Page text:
We’re kicking off the Caine Prize story-review series with Aaron Bady’s review of Billy Kahora’s story, The Gorilla’s Apprentice.

Kahora’s story, published in Granta (2010) is one of five stories shortlisted for the Caine Prize.

Billy Kahora


by Aaron Bady

Jimmy knew all about being watched. What his mum called love.

Orphaned children and animals are always precarious members of the human family, no matter how “human” they may seem in moments of comfort. Against the backdrop of the Post-Election Violence in Kenya, in 2007, Billy Kahora’s “The Gorilla’s Apprentice” opens with an invocation of this simple fact—the way humans can be animals to other human animals. He does this by showing us an orphan looking into a cage at a gorilla, silently, an animal who was “Captured and Saved from the Near Extinction of His Species After the Genocide in Rwanda,” even as Kenya burned on the headlines of the Sunday Standard, smoke from Kibera intruding on their reverie.

Which is the animal? Which is the human?

Except Jimmy isn’t an orphan, as it turns out. He has a “Nairobi Orphanage family pass,” but we shouldn’t move too quickly to clarify this counterintuitive jumble of the words “family” and “orphan,” to realize our mistake and forget that we made it. The mistake is the point: Jimmy has a mother—and an absent father, too—but the story told by his “Nairobi orphanage family pass” is a much more unsettling story about the ways being or not being an “orphan” is not a simple matter of having or not having a parent. You can be abandoned by your father, and your mother can refuse to allow you to be a child. Your brother can kill you dead in a moment of confusion, or fear, or even love.

If we know that animals are often “captured” to be put on display in Zoos, to be exhibited like prisoners of war, like Ota Benga, then this is a zoo which does not call itself a zoo: this is an orphanage.

But if a zoo can be an orphanage, can an orphanage be a zoo? What else might be something other than its name?


The story told in that moment, at the beginning of the story, is about readerly confusion, when we realize, suddenly, that that the “Nairobi Animal Orphanage” is a place where orphaned animals go, to be rescued, to be saved, to be rehabilitated. But if animals are human, are humans animals? This is a story we don’t like to tell, in which maybe humans aren’t humans, families aren’t families, and nations aren’t nations, a reality we would rather not look at, but which intrudes on our reveries like smoke from burning tires. Sometimes an orphanage is really a zoo, no matter what words are being used; sometimes a child is really an orphan; sometimes being “loved” is really to be watched.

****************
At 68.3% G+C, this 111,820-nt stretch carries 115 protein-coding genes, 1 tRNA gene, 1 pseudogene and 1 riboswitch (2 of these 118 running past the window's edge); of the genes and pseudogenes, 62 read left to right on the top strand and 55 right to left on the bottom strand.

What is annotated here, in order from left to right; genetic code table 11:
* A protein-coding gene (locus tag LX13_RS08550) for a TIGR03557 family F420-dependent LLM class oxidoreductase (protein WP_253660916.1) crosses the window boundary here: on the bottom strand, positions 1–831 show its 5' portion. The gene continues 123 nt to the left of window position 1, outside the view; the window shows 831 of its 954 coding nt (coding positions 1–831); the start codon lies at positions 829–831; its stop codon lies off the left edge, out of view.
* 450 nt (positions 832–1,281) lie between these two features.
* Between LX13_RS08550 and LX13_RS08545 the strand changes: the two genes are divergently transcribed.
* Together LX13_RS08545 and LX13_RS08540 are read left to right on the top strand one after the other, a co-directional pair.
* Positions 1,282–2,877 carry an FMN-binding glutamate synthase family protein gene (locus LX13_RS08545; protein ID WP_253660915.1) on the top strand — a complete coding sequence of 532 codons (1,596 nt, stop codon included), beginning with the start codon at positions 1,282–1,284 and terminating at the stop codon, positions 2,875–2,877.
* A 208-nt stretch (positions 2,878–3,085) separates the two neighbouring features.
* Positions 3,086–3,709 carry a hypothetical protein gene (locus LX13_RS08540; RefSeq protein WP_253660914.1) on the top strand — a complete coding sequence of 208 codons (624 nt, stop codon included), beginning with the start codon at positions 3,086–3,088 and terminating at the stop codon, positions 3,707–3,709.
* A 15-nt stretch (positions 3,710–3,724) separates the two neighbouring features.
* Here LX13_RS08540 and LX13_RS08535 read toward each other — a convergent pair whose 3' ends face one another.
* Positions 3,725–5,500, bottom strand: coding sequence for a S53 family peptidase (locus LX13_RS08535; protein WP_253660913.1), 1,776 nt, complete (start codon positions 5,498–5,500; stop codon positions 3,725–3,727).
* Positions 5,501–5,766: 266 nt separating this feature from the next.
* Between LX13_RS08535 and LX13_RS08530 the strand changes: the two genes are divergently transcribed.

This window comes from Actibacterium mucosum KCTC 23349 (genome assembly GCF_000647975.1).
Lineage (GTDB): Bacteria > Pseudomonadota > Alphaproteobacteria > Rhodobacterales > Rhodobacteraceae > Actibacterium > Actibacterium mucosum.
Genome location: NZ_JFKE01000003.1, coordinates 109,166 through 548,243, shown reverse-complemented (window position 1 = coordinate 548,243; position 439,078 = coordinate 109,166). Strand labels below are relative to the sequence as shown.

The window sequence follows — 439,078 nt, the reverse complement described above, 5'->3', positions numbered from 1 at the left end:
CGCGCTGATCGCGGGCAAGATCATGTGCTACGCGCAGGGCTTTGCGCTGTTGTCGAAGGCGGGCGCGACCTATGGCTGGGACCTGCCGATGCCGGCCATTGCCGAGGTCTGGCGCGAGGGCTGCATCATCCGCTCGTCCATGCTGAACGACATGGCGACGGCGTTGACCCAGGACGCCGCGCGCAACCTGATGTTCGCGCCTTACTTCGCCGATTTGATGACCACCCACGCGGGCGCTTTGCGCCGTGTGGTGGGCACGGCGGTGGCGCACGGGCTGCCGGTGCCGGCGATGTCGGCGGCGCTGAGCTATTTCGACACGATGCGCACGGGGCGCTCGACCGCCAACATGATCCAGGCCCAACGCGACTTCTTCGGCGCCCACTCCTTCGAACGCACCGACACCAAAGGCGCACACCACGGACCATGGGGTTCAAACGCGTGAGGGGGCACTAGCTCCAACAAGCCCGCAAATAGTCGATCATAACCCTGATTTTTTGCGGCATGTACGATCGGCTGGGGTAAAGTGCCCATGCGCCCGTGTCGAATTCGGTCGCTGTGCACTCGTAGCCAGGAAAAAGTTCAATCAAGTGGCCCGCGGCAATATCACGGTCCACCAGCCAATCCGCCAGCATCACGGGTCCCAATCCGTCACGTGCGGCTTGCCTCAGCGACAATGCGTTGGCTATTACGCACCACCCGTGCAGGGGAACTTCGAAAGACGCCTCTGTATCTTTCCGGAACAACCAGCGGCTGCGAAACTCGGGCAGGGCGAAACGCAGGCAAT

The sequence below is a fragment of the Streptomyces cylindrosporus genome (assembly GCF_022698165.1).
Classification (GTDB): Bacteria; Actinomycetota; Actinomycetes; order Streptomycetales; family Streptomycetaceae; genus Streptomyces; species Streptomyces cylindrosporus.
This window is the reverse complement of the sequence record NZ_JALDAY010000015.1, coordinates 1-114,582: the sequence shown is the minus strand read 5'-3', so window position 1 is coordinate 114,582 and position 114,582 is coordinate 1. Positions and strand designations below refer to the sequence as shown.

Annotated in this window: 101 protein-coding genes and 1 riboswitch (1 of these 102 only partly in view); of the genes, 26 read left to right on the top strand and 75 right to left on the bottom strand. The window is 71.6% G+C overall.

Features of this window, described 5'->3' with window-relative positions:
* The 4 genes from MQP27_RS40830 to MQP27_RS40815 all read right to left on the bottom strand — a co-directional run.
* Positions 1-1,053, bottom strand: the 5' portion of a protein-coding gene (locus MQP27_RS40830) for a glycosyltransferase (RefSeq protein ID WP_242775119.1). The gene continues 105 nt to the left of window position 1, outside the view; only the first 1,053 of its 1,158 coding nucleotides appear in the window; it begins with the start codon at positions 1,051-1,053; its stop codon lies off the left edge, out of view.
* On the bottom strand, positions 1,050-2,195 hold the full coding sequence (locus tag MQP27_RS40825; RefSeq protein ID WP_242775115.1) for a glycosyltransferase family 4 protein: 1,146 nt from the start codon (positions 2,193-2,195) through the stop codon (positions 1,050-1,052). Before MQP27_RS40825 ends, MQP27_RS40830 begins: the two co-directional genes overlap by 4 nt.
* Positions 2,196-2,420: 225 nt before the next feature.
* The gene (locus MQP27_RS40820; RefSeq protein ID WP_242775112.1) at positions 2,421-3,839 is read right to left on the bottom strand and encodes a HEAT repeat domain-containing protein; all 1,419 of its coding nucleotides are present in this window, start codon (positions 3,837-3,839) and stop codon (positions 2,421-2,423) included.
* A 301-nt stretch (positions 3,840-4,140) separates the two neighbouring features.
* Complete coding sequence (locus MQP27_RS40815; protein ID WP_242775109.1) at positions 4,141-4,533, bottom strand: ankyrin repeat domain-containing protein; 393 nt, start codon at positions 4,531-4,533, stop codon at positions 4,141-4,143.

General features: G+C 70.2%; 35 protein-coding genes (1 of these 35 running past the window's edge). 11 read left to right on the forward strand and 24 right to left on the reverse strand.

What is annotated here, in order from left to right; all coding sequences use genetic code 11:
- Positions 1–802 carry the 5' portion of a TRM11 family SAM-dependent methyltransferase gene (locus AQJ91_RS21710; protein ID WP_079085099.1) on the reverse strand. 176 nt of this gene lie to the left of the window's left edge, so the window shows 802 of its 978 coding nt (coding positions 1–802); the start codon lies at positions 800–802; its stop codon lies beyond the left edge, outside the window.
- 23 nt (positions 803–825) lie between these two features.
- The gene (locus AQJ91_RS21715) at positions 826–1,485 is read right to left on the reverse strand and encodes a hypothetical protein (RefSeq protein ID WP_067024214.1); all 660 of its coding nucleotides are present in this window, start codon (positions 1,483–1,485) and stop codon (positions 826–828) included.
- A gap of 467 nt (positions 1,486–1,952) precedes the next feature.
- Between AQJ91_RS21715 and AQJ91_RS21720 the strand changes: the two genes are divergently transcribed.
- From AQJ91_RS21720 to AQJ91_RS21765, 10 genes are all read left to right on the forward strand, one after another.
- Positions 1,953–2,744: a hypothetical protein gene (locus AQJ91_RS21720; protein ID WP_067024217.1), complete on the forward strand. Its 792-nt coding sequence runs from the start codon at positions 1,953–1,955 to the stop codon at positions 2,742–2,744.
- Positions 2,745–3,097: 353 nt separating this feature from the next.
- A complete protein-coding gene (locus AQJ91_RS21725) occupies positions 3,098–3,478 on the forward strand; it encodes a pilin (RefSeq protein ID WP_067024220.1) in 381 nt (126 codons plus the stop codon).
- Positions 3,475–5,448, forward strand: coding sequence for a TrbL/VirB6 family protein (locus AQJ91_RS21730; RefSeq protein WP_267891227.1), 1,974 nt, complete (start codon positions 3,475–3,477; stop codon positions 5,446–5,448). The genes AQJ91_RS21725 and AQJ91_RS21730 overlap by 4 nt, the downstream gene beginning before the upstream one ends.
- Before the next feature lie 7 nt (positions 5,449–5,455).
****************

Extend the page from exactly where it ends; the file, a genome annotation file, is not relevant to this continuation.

Animals don’t have names, and they don’t speak or weep for the dead, because if they do have and do these things, then they are human. But maybe humans who kill, who mute their violence, who lose their names, are just animals, too. Maybe underneath the Jimmys and Sebastians and Charleses and Winslow, we are just animal meat, as indistinguishable and un-grievable as water in water, and maybe sometimes that reality becomes too pressing to ignore. Sometimes we eat at “carnivore restaurant,” a place where the meat appears as commodities, cleaned up, washed, priced; sometimes we see the violent force that turns a human into a thing.

Billy Kahora’s “The Gorilla’s Apprentice” is a story about a child and a man, a child who knows things and a man who has seen things. The child wants the man to teach him how to talk with the animal, how to turn violence into love, but the man, fleeing from violence and himself, has no answers for him, can tell him nothing. The man hides from being seen, from love; he knows that to be embraced will mean his death. It does. And the child watches, wordless.


Read The Gorilla’s Apprentice HERE. 

Come back next Tuesday for Richard Ali’s review of Diane Awerbuck’s story, “Phosphorescence.” Read it HERE

Post image via etisalatprize.com


aaron-badyAaron Bady is a post-doctoral fellow at the University of Texas, teaching African literature. He writes the blog zunguzungu.

Follow Aaron Bady on twitter: @zunguzungu